Ironman Andy Potts Talks Training
For Potts, the fastest American finisher at the 2012 Ironman World Championship, breakthrough performances mean paying attention to the little things. Even your socks.
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When 36-year-old Andy Potts turned to triathlon in 2002, after a swimming career that included a fourth-place finish in the 400-meter individual medley at the 1996 Olympic trials, he realized immediately that he would need to be a quick study to catch up with the younger, seasoned pros. Together with Mike Doane, who coaches Olympic and Ironman athletes, Potts developed an exercise-monitoring program that he and Doane call feedback training, which examines each day’s workout according to three variables: power (measured in watts or speed), distance (measured in length or time), and heart rate. That data is then used to generate the following day’s training routine. If Potts’ wattage is low or his heart rate is high, he could be overtraining, so the next day he’ll back off. The approach enabled Potts, who lives in Colorado Springs, to qualify for the Olympics in 2004—only his second year in the sport. Here, he shares with Gordy Megroz the training wisdom that helped earn him multiple Ironman-distance wins:
I use motivating cues when things get rough on the course. I’ll say things like “Push, push, push” or “Go, go, go.” It could be “Make Dad proud.” I’ll also compliment a guy I just passed, tell him he’s doing great. In my mind, if I just passed somebody who’s doing great, then I must be doing awesome.
Eat for Success
Eat like a little kid. If you watch young children, they eat whenever they’re hungry and stop when they’re full. They never overeat. Eating that way helps with sustained energy.
The Importance of Your Core
Your core is imperative for everything, and it’s often the first thing that fatigues. If mine is strong, I can use all of my energy to propel me forward, rather than using some of it to stay upright. Three days a week I’ll do 20 different kinds of sit-ups and back raises on a physio ball, targeting the core in 360 degrees—20 to 30 reps each.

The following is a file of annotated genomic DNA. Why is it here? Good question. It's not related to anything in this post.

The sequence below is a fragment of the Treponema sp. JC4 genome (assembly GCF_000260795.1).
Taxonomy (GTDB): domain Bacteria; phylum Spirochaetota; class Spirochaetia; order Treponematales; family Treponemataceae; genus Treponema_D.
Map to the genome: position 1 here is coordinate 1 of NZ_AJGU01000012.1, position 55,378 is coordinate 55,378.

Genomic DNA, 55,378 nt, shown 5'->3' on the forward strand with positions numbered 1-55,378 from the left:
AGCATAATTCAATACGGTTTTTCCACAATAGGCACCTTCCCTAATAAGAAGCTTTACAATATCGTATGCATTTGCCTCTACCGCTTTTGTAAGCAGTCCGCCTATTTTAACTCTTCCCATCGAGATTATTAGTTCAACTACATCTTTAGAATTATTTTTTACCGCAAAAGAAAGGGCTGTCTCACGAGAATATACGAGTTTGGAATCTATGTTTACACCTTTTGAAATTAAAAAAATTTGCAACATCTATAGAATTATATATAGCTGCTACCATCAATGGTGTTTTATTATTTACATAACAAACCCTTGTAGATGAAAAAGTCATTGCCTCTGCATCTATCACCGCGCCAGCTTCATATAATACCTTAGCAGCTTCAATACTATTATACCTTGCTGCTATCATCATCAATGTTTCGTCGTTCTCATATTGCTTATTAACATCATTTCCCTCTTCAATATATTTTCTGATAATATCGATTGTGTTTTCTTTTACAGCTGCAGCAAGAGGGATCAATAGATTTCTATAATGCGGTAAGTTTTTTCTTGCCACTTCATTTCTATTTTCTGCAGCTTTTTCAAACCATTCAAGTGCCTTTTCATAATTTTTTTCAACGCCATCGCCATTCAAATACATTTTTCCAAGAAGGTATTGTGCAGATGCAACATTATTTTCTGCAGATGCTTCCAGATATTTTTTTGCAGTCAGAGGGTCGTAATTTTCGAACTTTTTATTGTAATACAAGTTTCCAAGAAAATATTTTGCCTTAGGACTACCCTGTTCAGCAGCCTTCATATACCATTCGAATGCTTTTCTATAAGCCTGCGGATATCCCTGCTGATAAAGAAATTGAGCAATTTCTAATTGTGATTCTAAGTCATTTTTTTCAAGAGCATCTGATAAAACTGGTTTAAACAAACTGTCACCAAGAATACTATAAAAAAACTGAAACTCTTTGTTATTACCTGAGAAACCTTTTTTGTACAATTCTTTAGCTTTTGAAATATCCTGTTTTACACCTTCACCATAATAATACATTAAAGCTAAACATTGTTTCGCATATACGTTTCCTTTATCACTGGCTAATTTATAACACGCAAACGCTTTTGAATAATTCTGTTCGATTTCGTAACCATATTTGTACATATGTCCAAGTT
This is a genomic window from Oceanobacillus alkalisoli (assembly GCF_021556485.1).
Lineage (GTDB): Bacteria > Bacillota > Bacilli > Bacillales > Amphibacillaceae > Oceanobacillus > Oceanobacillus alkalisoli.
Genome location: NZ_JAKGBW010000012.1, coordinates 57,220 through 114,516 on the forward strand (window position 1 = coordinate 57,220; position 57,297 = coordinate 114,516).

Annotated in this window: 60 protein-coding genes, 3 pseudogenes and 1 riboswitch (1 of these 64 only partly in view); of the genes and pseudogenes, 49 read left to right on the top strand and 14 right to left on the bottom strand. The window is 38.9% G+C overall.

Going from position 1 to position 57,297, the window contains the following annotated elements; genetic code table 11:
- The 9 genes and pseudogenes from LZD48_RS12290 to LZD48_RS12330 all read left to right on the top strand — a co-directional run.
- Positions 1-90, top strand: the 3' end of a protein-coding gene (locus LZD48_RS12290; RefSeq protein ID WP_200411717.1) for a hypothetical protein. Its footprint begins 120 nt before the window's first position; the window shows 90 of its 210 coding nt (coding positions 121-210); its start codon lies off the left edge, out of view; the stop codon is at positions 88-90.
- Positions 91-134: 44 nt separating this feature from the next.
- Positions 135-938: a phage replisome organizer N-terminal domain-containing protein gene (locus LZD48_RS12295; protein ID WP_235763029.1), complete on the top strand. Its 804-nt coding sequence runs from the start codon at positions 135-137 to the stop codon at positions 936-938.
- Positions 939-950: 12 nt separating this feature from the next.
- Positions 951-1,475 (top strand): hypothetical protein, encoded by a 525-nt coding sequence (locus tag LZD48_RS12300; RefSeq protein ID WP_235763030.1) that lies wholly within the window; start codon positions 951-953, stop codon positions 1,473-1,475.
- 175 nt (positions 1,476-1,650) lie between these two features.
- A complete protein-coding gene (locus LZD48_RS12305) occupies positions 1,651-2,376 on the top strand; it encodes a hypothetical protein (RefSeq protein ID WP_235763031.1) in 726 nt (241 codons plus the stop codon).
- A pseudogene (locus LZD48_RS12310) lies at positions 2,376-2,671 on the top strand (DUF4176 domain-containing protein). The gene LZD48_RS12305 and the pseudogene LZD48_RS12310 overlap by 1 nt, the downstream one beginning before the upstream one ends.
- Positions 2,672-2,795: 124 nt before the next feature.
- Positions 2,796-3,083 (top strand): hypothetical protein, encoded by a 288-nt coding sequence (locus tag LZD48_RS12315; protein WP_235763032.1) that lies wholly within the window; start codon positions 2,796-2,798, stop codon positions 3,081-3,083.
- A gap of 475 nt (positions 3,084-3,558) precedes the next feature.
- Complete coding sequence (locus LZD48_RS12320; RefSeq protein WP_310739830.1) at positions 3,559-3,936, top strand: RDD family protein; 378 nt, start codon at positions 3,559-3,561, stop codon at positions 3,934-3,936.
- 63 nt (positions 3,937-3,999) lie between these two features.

Avoid the Bonk
If I’m close to bonking, I eat a PowerBar. I stash them everywhere. They have a lot of glucose, and that’s the sugar the body burns first. I’m a double-chocolate guy.
Pass on the Water and Booze
Water doesn’t get it done. What you need is an electrolyte drink with sodium, potassium, magnesium, and carbohydrates, so the fluids absorb better.
I don’t drink alcohol. My race weight is important to me, so I’m calorie conscious. I can’t afford to consume those unnecessary, empty calories.
Remember to Rest
I take every Sunday off. We do a family breakfast with chocolate-chip pancakes, go to the pool, and that’s it. I do as little as possible. The mental change of pace helps me get fired up for the coming week.
Focus on Efficiency
Efficiency is key. There are little things you can do to make sure you don’t waste energy. In the swim, I try to focus on keeping my fingertips pointed down. Just doing that helps keep your hips and shoulder in the same plane, so you’re more efficient. On the bike, I keep my shoe parallel to the ground, fixing my ankle in that position. This allows you to apply much more power through the pedal stroke. And it’s important to stand tall when you run, not bend at the waist. I envision somebody pulling me by a string that’s attached to my belly button.
Keep Things Simple
I was classmates with Patriots quarterback Tom Brady at the University of Michigan, and I’ve followed his career ever since. The thing he does best is keep things simple. I’ve learned from him to take that same approach. Don’t think about the finish when the gun just went off.
I ski sometimes in the winter at Copper Mountain, and I’ll tell you this: the better I’m riding my bike, the better I ski. Biking is great training for those ski muscles.
Focus on Recovery
I’m a big proponent of compression stockings for recovery. Wearing them helps push blood back to the heart, where it can become more oxygenated. I use the CEP brand.
I don’t take naps, but I do try to sleep at least 11 hours a night.
If you’re an endurance athlete, buy your shoes a half-size too big. Your feet swell, and that way you’ll avoid blisters and your feet falling asleep.
Buy or build a slant board. Use it after workouts to stretch your calves, Achilles’ tendons, back, and IT bands.
Going to the Limit
Have you ever pushed yourself to your limit? Do you remember how much that hurt? Well, you’ll never have to hurt more than that. But if you want to continue improving, you have to reach it more often.